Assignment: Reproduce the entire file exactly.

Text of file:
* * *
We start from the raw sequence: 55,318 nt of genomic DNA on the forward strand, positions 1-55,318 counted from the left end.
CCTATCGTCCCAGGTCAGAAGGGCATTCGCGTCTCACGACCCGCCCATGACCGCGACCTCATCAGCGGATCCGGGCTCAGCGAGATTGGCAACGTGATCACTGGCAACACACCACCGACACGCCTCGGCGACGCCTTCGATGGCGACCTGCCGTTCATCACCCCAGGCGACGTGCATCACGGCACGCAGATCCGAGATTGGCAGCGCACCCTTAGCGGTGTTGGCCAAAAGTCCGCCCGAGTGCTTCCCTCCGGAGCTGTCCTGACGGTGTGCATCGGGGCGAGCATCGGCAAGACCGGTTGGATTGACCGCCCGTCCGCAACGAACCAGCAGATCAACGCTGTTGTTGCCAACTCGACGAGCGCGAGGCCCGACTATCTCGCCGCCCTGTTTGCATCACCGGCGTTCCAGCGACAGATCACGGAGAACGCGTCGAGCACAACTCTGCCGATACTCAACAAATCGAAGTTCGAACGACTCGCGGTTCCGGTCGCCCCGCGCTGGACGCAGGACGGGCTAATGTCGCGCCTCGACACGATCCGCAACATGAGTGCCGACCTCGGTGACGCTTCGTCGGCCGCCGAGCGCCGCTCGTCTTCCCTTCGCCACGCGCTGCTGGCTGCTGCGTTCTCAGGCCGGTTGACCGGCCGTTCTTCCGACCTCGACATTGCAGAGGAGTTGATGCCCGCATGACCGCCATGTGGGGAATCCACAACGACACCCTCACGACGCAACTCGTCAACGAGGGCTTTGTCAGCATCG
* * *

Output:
We start from the raw sequence: 55,318 nt of genomic DNA on the forward strand, positions 1-55,318 counted from the left end.
CCTATCGTCCCAGGTCAGAAGGGCATTCGCGTCTCACGACCCGCCCATGACCGCGACCTCATCAGCGGATCCGGGCTCAGCGAGATTGGCAACGTGATCACTGGCAACACACCACCGACACGCCTCGGCGACGCCTTCGATGGCGACCTGCCGTTCATCACCCCAGGCGACGTGCATCACGGCACGCAGATCCGAGATTGGCAGCGCACCCTTAGCGGTGTTGGCCAAAAGTCCGCCCGAGTGCTTCCCTCCGGAGCTGTCCTGACGGTGTGCATCGGGGCGAGCATCGGCAAGACCGGTTGGATTGACCGCCCGTCCGCAACGAACCAGCAGATCAACGCTGTTGTTGCCAACTCGACGAGCGCGAGGCCCGACTATCTCGCCGCCCTGTTTGCATCACCGGCGTTCCAGCGACAGATCACGGAGAACGCGTCGAGCACAACTCTGCCGATACTCAACAAATCGAAGTTCGAACGACTCGCGGTTCCGGTCGCCCCGCGCTGGACGCAGGACGGGCTAATGTCGCGCCTCGACACGATCCGCAACATGAGTGCCGACCTCGGTGACGCTTCGTCGGCCGCCGAGCGCCGCTCGTCTTCCCTTCGCCACGCGCTGCTGGCTGCTGCGTTCTCAGGCCGGTTGACCGGCCGTTCTTCCGACCTCGACATTGCAGAGGAGTTGATGCCCGCATGACCGCCATGTGGGGAATCCACAACGACACCCTCACGACGCAACTCGTCAACGAGGGCTTTGTCAGCATCG